So this means for these idealized, paraxial systems, a refracting/ reflecting system is characterized by a $2\times2$ real matrix that transforms the column vector $\left(\begin{array}{c}\theta\\\delta\end{array}\right)$ defining the input ray to $\left(\begin{array}{c}\theta^\prime\\\delta^\prime\end{array}\right)$ defining the output. It is customary to shift the $z$ axis origin to the input / output of each successive ray transformer so that the column vectors for the input assume that the input plane is $z=0$ and those for the output assume that $z=0$ is the output – we can define the transformation matrix accordingly.

So now we work out the matrices of the basic subsytems. A homogeneous medium does not transform the angle $\theta$ but it shifts a ray’s height by $\theta\,\Delta z$; therefore the matrix for a medium of width $\Delta z$ is:

$$\tag{6}H(\Delta z) = \left(\begin{array}{cc}1&0\\\Delta z&1\end{array}\right)$$

Now for the thin lens: $y$ does not shift, but an axially propagating ray ($\theta = 0$) is bent so that it passes through the optical axis a distance $f$ beyond the transformer’s output plane; likewise a ray with $\theta = \delta/f$ (passing through the focal point a distance $f$ before the input) is mapped to an axially propagating ray, therefore:

$$\tag{7}\left(\begin{array}{c}0\\\delta\end{array}\right)\mapsto\left(\begin{array}{c}-\delta/f\\\delta\end{array}\right);\quad\left(\begin{array}{c}\delta/f\\\delta\end{array}\right)\mapsto\left(\begin{array}{c}0\\\delta\end{array}\right)$$

and so the transformer matrix for the converging thin lens (“positive optical power” $1/f$) with focal length $f$ is:

$$\tag{8}T(f) = \left(\begin{array}{cc}1&-f^{-1}\\0&1\end{array}\right)$$

So now we work out the transformer matrix for the system described by a thin lens: a homogenous medium of width $s_0$ followed by thin lens of focal length $f$ followed by homogenous medium of width $s_1$; we compose the ray transformations by multiplying the relevant matrices:

$$\tag{9}H(s_1)\, T\left(\left(s_0^{-1}+s_1^{-1}\right)^{-1}\right)\, H(s_0) = \left(
\begin{array}{cc}-\frac{s_0}{s_1} & -\frac{s_0+s_1}{s_0\,s_1} \\0 & -\frac{s_1}{s_0} \\\end{array}\right)$$

whereunder the family of rays through the optical axis characterized $\theta = \theta_0\,\delta = 0$ is mapped to another family of ray through the optical axis $\theta = -s_0\,\theta_0/s_1\,\delta = 0$ (i.e. a focal point is mapped to a focal pojnt) and moreover the system magnification is the reciprocal $-s_1/s_0$ of the angular scaling at the matrix element $(1,1)$. $\qquad\square$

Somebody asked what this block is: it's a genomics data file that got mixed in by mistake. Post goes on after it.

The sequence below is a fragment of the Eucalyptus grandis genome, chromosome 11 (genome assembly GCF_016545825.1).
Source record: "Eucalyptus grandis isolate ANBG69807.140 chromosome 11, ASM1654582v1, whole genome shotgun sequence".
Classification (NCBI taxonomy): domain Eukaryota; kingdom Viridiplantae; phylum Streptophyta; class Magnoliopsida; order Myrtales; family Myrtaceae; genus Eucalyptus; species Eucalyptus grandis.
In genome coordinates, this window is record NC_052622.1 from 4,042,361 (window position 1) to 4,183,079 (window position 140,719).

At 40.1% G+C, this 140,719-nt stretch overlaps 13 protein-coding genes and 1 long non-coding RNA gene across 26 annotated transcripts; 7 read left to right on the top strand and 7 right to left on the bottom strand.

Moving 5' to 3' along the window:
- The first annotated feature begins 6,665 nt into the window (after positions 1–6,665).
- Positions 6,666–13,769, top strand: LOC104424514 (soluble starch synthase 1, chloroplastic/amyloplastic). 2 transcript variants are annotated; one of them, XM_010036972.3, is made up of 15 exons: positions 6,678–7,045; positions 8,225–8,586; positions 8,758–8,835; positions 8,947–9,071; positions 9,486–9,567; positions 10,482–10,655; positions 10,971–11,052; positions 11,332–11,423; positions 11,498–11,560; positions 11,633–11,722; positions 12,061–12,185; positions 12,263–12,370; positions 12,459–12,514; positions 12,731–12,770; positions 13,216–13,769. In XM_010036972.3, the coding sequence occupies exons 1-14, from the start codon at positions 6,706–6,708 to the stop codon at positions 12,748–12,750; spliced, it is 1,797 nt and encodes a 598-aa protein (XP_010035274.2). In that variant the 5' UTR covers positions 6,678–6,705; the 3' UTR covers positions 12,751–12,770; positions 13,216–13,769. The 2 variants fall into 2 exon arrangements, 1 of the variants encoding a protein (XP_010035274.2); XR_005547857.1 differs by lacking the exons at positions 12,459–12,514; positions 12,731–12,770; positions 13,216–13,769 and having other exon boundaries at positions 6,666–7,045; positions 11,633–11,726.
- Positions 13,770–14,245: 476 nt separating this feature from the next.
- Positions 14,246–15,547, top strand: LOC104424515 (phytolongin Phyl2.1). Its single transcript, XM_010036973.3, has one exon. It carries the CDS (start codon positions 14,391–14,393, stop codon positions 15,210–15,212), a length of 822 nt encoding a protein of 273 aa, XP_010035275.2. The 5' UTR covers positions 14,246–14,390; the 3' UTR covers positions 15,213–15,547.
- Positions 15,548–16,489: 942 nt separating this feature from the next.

What’s interesting about this method is that (6) and (8) are unimodular, so therefore so are all their products, so any system of thin lenses spaced by homogenous mediums also has a unimodular transformation matrix: if some of the spacing mediums are not vacuums, we represent the transition into them by Snell’s law, which in this notation means a flat interface orthogonal to the optical axis transforms by:

$$\tag{10}R(n_1,n_2) = \left(\begin{array}{cc}n_2/n_1&0\\0&1\end{array}\right)$$

which is not unimodular, but as long as we end up with the inputs and outputs in the same medium, the matrix product includes $R(n_1,n_2), R(n_2,n_3), R(n_3,n_4)\cdots R(n_N,n_1)$, whose determinants all multiply to yield 1. So our system still has a unimodular matrix. With a little more work, you can show that there is a paraxial system to realize any member of the unimodular group $SL(2,\mathbb{R})$. This is most readily done by understanding that the “infinitesimal” versions of (Lie algebra members in $\mathfrak{sl}(2,\mathbb{R})$ corresponding to) (6) and (8) are:

$$\tag{11}h = \left(\begin{array}{cc}0&0\\1&0\end{array}\right);\quad t=\left(\begin{array}{cc}0&1\\0&0\end{array}\right);\quad i.e.\;H(\Delta z) = \exp(\Delta z \, h);\quad T(f) = \exp\left(-\frac{1}{f}\,t\right);$$

and that:

$$\tag{12}[t,h] = s = \left(\begin{array}{cc}1&0\\0&-1\end{array}\right);\quad [s,t] = 2\,t;\quad [s,h] = -2\, h$$

so that $s, t$ and $h$ span the whole Lie algebra $\mathfrak{sl}(2,\mathbb{R})$, therefore there is a finite product of matrices of the form (6) and (8) to realize any member in the identity-connected component of $SL(2,\mathbb{R})$, which is simply the whole unimodular group. If we add a reflecting system $\left(\begin{array}{cc}1&0\\0&-1\end{array}\right)$ (flips an image and has determinant -1) to the mix as well scale factors to the determinant through an “unbalanced” $R(n_{in}, n_{out})$ arising from a different input and output medium, we can indeed realize any member of the whole group $GL(2,\mathbb{R})$ of invertible $2\times2$ matrices as a paraxial optical ray transformer.